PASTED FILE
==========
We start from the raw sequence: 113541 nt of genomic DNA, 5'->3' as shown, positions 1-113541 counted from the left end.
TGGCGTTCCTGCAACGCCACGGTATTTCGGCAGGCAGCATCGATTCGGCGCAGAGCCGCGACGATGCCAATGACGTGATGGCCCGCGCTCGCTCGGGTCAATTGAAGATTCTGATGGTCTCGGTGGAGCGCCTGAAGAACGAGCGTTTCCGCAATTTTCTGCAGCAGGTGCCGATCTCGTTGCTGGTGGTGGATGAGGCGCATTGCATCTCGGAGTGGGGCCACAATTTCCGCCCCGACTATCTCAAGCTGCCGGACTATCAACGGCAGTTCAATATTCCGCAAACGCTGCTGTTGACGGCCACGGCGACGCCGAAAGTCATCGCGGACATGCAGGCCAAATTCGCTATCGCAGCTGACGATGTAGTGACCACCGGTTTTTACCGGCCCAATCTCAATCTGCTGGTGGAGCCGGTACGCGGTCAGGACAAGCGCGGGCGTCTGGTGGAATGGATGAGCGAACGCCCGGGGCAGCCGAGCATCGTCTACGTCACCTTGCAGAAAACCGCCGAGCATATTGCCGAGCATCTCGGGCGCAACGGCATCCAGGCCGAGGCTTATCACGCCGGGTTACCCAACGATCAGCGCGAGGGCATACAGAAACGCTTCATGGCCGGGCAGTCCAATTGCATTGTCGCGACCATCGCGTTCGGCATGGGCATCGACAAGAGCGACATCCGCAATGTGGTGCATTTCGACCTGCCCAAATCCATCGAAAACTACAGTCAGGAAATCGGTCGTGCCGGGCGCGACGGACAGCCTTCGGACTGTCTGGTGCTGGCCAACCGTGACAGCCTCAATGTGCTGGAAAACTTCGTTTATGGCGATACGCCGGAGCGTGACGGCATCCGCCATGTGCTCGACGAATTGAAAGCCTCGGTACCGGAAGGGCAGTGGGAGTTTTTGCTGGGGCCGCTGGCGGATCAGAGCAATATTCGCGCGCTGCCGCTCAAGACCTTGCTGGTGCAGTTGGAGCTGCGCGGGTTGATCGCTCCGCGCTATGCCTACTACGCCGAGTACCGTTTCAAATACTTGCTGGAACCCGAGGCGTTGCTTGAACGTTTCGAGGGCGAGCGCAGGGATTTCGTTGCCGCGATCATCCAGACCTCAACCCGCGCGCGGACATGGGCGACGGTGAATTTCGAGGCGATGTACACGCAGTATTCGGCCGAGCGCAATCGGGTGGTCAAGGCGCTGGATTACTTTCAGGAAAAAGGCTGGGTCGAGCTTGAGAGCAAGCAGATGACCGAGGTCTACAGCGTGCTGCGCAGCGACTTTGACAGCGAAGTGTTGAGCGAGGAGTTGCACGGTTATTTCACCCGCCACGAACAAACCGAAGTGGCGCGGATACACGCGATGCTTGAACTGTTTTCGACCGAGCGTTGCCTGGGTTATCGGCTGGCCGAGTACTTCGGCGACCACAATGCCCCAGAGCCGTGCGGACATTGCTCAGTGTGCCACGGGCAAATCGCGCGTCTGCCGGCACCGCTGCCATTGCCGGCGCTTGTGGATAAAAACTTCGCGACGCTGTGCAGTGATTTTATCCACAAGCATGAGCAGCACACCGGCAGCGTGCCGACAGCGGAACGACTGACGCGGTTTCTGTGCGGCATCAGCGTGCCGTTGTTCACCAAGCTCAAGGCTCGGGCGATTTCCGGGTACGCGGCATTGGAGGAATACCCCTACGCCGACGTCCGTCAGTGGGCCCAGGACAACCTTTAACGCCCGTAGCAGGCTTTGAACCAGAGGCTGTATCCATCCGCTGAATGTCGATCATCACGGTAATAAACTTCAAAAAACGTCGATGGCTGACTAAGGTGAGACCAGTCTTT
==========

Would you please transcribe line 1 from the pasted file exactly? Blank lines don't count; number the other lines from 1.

We start from the raw sequence: 113541 nt of genomic DNA, 5'->3' as shown, positions 1-113541 counted from the left end.